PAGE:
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Trust, regulation, and human-in-the-loop AI: within the European region

Trust, regulation, and human-in-the-loop AI: within the European region
Trust, regulation, and human-in-the-loop AI: within the European region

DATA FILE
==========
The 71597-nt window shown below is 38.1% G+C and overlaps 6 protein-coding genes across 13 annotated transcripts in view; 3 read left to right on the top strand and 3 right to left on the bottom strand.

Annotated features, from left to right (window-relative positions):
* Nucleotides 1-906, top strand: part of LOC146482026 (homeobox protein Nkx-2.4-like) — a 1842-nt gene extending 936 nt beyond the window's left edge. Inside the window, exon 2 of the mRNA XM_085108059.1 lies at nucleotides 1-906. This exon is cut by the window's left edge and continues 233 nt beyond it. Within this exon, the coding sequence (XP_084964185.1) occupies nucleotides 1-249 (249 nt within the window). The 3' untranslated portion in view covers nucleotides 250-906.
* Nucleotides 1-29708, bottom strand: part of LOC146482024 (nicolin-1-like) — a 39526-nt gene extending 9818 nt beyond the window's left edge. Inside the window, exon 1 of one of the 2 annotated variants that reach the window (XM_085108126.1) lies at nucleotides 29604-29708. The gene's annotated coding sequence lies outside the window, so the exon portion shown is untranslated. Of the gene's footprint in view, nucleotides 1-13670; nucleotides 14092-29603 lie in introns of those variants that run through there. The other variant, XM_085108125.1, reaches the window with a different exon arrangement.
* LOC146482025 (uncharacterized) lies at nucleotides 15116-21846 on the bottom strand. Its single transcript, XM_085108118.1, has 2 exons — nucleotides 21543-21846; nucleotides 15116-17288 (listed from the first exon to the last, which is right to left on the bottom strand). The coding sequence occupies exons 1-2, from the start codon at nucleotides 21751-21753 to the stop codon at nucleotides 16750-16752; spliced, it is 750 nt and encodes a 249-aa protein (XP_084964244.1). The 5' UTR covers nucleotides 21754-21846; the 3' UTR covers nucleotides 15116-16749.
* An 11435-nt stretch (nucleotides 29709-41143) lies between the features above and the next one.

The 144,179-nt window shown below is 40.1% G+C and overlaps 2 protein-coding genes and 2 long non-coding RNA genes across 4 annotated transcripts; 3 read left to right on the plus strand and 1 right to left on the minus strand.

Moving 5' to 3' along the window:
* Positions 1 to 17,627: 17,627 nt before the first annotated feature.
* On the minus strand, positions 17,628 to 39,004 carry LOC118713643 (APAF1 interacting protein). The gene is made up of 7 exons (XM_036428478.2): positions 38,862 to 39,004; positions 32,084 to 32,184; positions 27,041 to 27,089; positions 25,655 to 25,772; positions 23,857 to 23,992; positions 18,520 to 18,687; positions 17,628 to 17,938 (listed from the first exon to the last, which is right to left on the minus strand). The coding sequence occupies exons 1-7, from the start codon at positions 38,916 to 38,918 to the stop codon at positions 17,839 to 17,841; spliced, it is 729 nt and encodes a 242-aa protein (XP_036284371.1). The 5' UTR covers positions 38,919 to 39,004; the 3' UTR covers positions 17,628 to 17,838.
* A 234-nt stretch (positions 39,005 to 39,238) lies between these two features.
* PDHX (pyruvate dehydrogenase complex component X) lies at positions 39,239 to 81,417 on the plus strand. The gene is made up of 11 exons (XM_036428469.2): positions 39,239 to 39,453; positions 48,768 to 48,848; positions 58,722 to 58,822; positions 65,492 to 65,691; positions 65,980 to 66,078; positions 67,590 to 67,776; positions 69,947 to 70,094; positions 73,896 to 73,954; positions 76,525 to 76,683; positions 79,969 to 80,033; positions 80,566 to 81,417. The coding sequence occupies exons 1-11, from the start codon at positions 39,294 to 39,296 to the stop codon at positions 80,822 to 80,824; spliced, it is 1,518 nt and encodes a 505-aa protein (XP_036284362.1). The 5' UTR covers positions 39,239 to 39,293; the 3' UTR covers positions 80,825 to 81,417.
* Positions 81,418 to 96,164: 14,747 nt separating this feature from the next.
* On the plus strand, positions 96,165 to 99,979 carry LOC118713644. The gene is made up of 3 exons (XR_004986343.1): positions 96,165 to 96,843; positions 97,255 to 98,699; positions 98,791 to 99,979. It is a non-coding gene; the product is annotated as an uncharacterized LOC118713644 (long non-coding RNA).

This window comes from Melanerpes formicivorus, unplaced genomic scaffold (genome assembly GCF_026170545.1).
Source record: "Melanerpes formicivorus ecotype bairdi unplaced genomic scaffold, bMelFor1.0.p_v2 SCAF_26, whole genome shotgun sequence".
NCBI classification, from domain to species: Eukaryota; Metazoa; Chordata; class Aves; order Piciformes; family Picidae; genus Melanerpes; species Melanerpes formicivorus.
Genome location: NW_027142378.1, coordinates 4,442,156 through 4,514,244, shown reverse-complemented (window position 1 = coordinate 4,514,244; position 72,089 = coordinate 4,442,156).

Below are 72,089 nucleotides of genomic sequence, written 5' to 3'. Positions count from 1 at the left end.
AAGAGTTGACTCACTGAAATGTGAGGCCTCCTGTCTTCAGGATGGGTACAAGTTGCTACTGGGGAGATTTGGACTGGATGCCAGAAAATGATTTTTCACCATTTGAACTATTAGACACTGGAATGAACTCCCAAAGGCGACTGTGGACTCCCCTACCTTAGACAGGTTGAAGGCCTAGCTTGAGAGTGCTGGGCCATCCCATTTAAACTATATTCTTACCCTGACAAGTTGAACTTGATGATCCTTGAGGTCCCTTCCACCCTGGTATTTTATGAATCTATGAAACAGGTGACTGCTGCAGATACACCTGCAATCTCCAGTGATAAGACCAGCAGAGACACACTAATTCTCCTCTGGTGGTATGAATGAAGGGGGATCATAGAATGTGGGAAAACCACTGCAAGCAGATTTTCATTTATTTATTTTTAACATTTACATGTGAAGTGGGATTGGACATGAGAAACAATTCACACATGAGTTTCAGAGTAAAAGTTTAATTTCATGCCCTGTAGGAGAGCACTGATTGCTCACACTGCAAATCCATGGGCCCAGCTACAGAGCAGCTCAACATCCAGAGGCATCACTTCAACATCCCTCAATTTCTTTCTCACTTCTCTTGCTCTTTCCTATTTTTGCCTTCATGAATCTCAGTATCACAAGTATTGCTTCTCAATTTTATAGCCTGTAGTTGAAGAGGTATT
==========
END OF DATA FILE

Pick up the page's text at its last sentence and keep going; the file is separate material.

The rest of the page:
Artificial intelligence (AI) systems employ learning algorithms which adapt to their users and environment, with learning either pre-trained or allowed to adapt during deployment. Because AI can optimize its behaviour, a unit's factory model behaviour can diverge after release, often at the perceived expense of safety, reliability, and human controllability. Since the Industrial Revolution, trust has ultimately resided in regulatory systems set up by governments and standards bodies. Research into human interactions with autonomous machines demonstrates a shift in the locus of trust: we must trust non-deterministic systems such as AI to self-regulate, albeit within boundaries. This radical shift is one of the biggest issues facing the deployment of AI in the European region.Trust has no accepted definition, but [Rousseau 1998] define it as "a psychological state comprising the intention to accept vulnerability based upon positive expectations of the intentions or behaviour of another". Trust is an attitude that an agent will behave as expected and can be relied upon to reach its goal. Trust breaks down after an error or a misunderstanding between the agent and the trusting individual. The psychological state of trust in AI is an emergent property of a complex system, usually involving many cycles of design, training, deployment, measurement of performance, regulation, redesign and retraining.Trust matters, especially in critical sectors such as healthcare, defence & security where duty of care is foremost. Trustworthiness must be planned rather than an afterthought. We can trust in AI, such as when a doctor uses algorithms to screen medical images [NHS-X 2021]. We can also trust with AI, such as when journalists reference a social network algorithm to analyse sources of a news story [WeVerify 2021]. Growing adoption of AI into institutional systems relies on citizens to trust in these systems and have confidence in the way these systems are designed and regulated.Regional approaches for managing trust in AI have recently emerged, leading to different regulatory regimes in the United States, the European region and China. We review these regulatory divergences. Within the European region, research programs are examining how trust impacts user acceptance of AI. Examples include the UKRI Trustworthy Autonomous Systems Hub , the French Confidiance.ai project and the German AI Breakthrough Hub . Europe appears to be developing a "third way" alongside the United States and China [Morton 2021].Healthcare contains many examples of AI applications including online harm risk identification [ProTechThem 2021], mental health behaviour classification [SafeSpacesNLP 2021] and automated blood testing [Pinpoint 2021]. In defence and security, examples include combat management systems [DSTL 2021] and using machine learning to identify chemical and biological contamination [Alan Turing Institute 2021]. There is a growing awareness within critical sectors [Kerasidou 2020] [Taddeo 2019] that AI systems need to address a "public trust deficit" by adding reliability into the perception of AI. In the next two sections we discuss research highlights around the key trends of building safer and more reliable AI systems to engender trust and putting humans in the loop with regards AI systems and teams. We conclude with a discussion about applications and what we consider the future outlook is in this area.